Epyc Rome vs Scalable

aholmes5

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Dec 19, 2015
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Need advice: It's time to upgrade my Xeon E3-1230 v1 home server. Current: ESXi, ZFS storage pools, video streaming server, a few VMs. Would like something that I can eventually offload archival video transcoding from my Xeon W workstation. A family member wants to do some basic machine learning stuff at home instead of on AWS - a mix of scikit-learn and tensorflow. Components needed to purchase are: ATX motherboard, ram and processor+HSF. Planning to make the jump to Proxmox with the new build.

Thinking of getting a ~$500 6-8 core Epyc or Xeon Scalable Silver now with hope of upgrading to something more powerful in a year or two as our needs grow. Looking for advice on whether to go AMD or Intel. It seems like the new AVX512 instructions show some performance advantages in video transcoding. Seems like the used scalable market will be larger as companies upgrade to newer platforms down the road. This has me leaning towards an Intel Silver 4108 and 64gb ddr4.

Would Epyc be a better option for long term upgradeability? Will I get more bang for the buck now? Would like to spend less than $1500 now and hopefully add additional ram and upgrade the processor down the road.
 

scline

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Apr 7, 2016
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If it's going to be at home and not in a datacenter then a consumer AMD processor or even threadripper may be worlds cheaper then the datacenter ones.

I don't know much about AVX512 or its use case, but the best bang for buck by miles is generally going to be an AMD based system if purchasing new. If you are planning to use several graphics cards (machine learning/transcoding) then Epyc would be the way to go due to more PCIe lanes.
 

blinkenlights

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May 24, 2019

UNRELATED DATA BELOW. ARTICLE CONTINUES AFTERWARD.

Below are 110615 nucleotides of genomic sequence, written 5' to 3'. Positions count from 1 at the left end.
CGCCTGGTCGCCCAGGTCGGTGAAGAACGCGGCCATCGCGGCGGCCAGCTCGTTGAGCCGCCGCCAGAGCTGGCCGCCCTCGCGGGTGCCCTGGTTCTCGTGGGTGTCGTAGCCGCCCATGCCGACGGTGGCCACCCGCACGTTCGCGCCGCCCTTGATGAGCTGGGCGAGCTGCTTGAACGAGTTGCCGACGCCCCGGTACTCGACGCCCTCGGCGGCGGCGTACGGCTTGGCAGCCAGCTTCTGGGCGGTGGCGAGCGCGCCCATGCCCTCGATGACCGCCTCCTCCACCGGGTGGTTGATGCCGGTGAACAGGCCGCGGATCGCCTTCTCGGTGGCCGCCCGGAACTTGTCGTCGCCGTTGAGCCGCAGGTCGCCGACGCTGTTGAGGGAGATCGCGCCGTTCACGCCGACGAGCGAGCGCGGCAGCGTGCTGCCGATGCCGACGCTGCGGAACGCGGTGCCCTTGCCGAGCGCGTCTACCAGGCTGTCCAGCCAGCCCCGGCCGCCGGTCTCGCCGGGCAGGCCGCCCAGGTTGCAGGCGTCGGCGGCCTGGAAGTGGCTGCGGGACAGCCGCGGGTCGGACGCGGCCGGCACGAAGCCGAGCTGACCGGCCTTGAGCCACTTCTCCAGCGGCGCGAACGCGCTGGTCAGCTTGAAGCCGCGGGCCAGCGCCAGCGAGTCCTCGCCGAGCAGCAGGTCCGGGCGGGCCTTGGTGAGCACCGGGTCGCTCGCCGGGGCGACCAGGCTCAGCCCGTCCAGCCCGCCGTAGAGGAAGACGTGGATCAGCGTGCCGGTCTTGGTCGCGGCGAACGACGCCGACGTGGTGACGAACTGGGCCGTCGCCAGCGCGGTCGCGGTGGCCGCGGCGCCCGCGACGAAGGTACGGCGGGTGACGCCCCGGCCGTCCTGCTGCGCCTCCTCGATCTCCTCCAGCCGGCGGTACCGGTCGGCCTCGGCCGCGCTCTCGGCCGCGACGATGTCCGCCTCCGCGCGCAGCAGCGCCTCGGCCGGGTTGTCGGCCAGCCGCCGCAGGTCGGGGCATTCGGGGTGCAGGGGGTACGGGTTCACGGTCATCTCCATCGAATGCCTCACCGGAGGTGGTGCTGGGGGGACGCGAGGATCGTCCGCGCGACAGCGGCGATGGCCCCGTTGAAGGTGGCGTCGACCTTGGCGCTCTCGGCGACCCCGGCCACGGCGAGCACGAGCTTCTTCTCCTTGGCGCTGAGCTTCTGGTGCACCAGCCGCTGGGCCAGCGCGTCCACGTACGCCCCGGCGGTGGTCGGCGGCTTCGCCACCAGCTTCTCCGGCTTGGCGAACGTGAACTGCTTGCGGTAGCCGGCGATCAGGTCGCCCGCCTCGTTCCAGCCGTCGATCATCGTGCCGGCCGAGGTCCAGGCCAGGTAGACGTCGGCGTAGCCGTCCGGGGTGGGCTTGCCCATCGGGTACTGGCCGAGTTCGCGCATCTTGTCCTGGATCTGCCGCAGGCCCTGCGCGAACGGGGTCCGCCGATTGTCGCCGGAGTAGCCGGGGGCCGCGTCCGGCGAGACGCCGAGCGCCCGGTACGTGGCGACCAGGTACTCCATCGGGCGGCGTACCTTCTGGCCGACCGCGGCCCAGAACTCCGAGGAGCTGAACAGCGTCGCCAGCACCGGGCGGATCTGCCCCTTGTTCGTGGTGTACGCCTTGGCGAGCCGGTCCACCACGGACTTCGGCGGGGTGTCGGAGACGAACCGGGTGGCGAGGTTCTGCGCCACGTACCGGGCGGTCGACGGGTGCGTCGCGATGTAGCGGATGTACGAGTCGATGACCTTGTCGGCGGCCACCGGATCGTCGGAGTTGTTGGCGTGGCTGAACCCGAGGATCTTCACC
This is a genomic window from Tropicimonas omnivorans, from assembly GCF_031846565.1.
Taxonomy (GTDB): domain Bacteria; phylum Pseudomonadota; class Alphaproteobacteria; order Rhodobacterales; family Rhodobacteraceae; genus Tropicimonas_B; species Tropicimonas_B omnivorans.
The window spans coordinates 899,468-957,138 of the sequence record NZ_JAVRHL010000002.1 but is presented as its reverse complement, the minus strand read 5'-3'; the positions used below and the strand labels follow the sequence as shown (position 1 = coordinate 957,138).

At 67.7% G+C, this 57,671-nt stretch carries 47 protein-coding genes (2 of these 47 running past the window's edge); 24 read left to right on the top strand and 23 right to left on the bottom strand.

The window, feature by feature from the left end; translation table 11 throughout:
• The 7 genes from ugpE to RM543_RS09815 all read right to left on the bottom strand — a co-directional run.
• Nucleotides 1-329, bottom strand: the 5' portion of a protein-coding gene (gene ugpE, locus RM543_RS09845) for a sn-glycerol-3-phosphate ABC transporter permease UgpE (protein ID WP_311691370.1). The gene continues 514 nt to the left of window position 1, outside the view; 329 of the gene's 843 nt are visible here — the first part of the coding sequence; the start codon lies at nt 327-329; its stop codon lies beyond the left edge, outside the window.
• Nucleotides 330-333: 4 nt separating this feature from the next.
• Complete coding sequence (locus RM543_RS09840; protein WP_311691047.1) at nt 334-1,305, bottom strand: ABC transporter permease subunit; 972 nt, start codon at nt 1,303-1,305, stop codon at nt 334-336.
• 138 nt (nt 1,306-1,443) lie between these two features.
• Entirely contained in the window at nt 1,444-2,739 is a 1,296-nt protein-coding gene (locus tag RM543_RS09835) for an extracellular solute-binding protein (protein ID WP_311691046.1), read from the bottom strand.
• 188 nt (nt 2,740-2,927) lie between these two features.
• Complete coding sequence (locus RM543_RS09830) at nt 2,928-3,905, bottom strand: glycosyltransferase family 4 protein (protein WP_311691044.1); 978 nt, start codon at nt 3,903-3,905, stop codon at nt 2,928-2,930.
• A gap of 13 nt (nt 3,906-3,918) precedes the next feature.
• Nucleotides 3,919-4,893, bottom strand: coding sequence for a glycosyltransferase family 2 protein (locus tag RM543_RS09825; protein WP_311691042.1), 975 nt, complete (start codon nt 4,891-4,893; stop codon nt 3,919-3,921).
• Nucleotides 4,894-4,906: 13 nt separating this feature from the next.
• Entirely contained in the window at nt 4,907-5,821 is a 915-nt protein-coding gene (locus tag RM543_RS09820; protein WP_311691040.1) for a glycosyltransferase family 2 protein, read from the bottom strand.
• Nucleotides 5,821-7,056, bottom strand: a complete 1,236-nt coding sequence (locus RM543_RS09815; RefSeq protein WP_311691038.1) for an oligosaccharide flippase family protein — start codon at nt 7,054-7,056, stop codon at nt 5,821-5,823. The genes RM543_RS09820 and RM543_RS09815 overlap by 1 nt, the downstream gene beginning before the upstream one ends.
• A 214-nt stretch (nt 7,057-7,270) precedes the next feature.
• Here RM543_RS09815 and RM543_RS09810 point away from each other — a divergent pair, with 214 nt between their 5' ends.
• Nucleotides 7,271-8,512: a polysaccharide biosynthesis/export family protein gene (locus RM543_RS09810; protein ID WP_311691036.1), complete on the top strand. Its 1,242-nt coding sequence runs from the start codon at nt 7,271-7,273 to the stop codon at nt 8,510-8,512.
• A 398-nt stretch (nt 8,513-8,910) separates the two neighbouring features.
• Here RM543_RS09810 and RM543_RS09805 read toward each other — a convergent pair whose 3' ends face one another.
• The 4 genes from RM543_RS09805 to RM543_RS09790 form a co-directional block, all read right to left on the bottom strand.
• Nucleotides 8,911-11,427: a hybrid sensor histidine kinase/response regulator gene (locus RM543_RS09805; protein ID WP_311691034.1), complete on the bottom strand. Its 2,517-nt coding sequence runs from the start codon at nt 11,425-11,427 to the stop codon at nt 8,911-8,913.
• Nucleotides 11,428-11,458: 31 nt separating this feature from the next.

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@aholmes5 it really depends on personal preference and budget. I have run similar workloads (even down to the Xeon-W workstation) and ended up with an Intel Gold 5218 with 192GB (6x32GB) LRDIMM driving four NVMe drives, 14-drive spinning rust array, and quad-10GigE from Chelsio. The 1080Ti in the Xeon-W workstation is sufficient for transcoding tasks. In my experience, the "frequency optimized" parts from Intel (fewer cores, higher base/boost frequencies) have served me better than massive numbers of cores on a single die but I understand the appeal. Of course, AMD has the new EPYC 7F series but I think they far exceed your $500 CPU budget.

Regardless of which processor you choose, make sure you are buying the right number modules to fully utilize the memory bandwidth: Optimize memory performance of Intel Xeon Scalable systems - Thomas-Krenn-Wiki

And I am not suggesting you would run into this, but check out the videos I posted in another thread regarding AMD and fully utilizing those 128 PCIe lanes: https://forums.servethehome.com/ind...d-epyc-under-i-o-load-pcie-utilization.28847/

I'd like to believe EPYC is everything as advertised, but reports like that make me wonder.
 
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scline

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I haven't owned an AMD processor since the 32 bit K6. Its hard for me to follow their product lines but my understanding is the 3950x is a desktop processor and doesn't support ECC ram?
It is a desktop line processor but does support ECC (if paired with the correct motherboard). It does not support RDIMM ECC like Xeon/EPYC lines though, only UDIMM (simular to Xeon E3 lines). It also maxes out of 4 ram slots (dual channel) for a total of 128GB supported.